For pastry chef and new mother, the pandemic has been a bittersweet experience

Renae Connolly and her sous chef, Cristina Vallardi, add finishing touches to a cake at Benedetto's. Photo Courtesy of Renae Connolly

By Mita Kataria
BU News Service

Renae Connolly sat in front of her computer screen, looking at airfares and flights, on the verge of booking tickets. But the idea of traveling with her newborn son, Elliot, to visit her family in California went from being a glimmer of hope and wishful thinking to an impossibility. She knew she couldn’t go. It was March, and Connolly and her husband, like so many other couples who became parents in the pandemic, came to terms with parenting in isolation. 

“I think that’s the hardest part, just being separated from your support system and family,” Connolly recalls. “Now he’s nine months old, almost, and still hasn’t met my brother or sister, or any of his cousins.”

In black jeans, a t-shirt and a grey bandana matching her favorite worn-out canvas apron, she’s eager to get back to the task at hand — inventory — at Bendetto, an Italian restaurant housed in the Charles Hotel in Harvard Square, Cambridge. The 35-year-old Executive Pastry Chef has no lack of work at the restaurant, but Elliot is always on her mind. Right now it’s his sleep cycle that occupies space in her mind between her work.

Such is the life of a new mother, Connolly says, to find a balance between work and the baby.

Connolly has been a baker all her life. She started working at a bakery in high school in Fresno, California and enrolled in the California Culinary School. Due to financial restrictions, she decided to go for the bakery and pastry program instead of its savory program. For Connolly, desserts became a way to share stories with people — the beauty and culture that she grew up with and saw in her travels.

Plating multi-component desserts with varied textures and tastes blending together could provide a taste of joy. While savory food is necessary for physical sustenance, Connolly says, desserts are essential for emotional sustenance.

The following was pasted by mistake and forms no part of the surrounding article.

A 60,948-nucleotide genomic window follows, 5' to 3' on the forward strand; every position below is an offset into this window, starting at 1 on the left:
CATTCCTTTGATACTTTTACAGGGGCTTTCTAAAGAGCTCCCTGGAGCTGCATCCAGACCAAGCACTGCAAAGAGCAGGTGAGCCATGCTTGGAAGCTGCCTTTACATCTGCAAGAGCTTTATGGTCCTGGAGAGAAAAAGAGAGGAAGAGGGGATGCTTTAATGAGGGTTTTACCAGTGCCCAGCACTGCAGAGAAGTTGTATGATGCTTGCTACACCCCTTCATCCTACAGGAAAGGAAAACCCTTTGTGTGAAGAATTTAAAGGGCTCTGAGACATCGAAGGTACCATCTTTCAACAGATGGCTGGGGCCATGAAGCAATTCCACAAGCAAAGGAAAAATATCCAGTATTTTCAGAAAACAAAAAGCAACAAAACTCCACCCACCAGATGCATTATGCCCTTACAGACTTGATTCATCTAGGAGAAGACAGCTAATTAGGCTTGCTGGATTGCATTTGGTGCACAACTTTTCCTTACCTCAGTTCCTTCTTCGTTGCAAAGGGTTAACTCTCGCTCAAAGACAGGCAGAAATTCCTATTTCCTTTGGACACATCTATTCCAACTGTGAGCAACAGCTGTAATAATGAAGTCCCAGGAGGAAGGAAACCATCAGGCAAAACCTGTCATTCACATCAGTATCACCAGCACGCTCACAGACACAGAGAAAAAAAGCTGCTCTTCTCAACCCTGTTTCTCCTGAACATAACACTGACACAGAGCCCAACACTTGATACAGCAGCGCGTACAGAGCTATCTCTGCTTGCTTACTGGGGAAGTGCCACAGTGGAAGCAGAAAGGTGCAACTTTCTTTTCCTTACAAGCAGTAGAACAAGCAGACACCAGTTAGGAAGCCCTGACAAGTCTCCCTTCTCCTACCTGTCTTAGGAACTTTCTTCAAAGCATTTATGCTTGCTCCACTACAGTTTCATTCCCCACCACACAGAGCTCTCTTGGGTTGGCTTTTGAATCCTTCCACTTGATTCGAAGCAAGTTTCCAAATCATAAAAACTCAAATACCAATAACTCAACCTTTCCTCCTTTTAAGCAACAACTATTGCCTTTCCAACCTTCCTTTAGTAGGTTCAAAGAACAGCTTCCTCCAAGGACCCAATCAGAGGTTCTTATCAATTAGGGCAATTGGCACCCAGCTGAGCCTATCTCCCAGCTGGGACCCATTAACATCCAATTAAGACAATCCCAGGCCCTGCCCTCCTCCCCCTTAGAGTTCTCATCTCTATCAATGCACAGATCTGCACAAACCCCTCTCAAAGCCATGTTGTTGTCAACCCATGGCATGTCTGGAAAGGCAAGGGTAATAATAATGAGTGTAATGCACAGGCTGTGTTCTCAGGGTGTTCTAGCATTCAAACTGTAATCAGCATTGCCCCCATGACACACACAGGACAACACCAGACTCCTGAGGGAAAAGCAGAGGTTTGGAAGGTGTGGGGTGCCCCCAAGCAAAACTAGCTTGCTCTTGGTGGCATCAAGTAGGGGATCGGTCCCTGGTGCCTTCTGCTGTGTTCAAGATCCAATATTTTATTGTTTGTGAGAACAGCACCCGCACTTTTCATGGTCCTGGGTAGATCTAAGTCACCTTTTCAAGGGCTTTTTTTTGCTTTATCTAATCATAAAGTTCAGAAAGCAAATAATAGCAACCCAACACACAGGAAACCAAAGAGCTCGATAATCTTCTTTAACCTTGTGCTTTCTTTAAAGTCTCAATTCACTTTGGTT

This multi-element dessert is Connolly’s bridge to her trip in France. After returning from it, she came up with a French dessert at Cafe Art and Science. It included miniature recreations of multiple French desserts like Cassis Macarons. Photo Courtesy of Renae Connolly

Cristina Vallardi, Connolly’s sous chef, says even though she had experience working as a pastry chef before starting at Benedetto in 2018, she wanted to work with Connolly. She admires Connolly’s experience, expertise and enthusiasm to push the boundaries and come up with creative and complex desserts. 

“It’s always interesting to see what the next dessert is going to be on the menu,” Vallardi says.

Connolly has worked in Fresno, New York and Boston. Apart from making desserts, Connolly gained important front-of-the-house experience bartending. Furthering her managerial skills, she later became a founding member of three restaurants, the latest being Benedetto with Chef Mike Pagliarini.

Connolly, who is not a morning person, found her fit in the fast-paced food on the counter. With changing seasonal menus and the long night working hours, she liked being able to work evenings in the restaurant industry as opposed to baking bread at four in the morning, as she was doing at the beginning of her career.

“Now my world has switched around again where I’m up so early with the baby in morning,” Connolly laughs. “So everything has come full circle in a way.”

Connolly’s son was born in the first week of February this year. After working through 38 weeks of pregnancy, Connolly was ready to take a leave from Benedetto. She prepared her staff for her absence, equipping them with all the tools and tricks they’d need to prepare the desserts. Little did they know that three weeks into her maternity leave, the restaurant would shut down due to stay-at-home orders. What Connolly thought would be a 90-day leave stretched into five months. 

Being a new mother, spending those months with her son was a blessing. 

“It’s not something you can expect in this industry and this country, to get the time off,” she says. “So the fact that I was able to have it, I’m very thankful for that.”

Vallardi, who Connolly left in charge during her maternity leave, echoes the same sentiment. She says that Connolly’s flexibility and her sense of work-life balance made a huge difference in her experience working at Benedetto, something she hasn’t seen often in the industry.

“It’s sometimes assumed that you’re going to work, work, work, work, work,” Vallardi says, “until you can’t take it anymore.”

While on maternity leave, Connolly was determined to get back to work at the end of the three months, having never taken time away before. However, she realized that she would need more time before she could be away from Elliot. Connolly says that the pandemic saved her from admitting that she wasn’t ready to get back to work.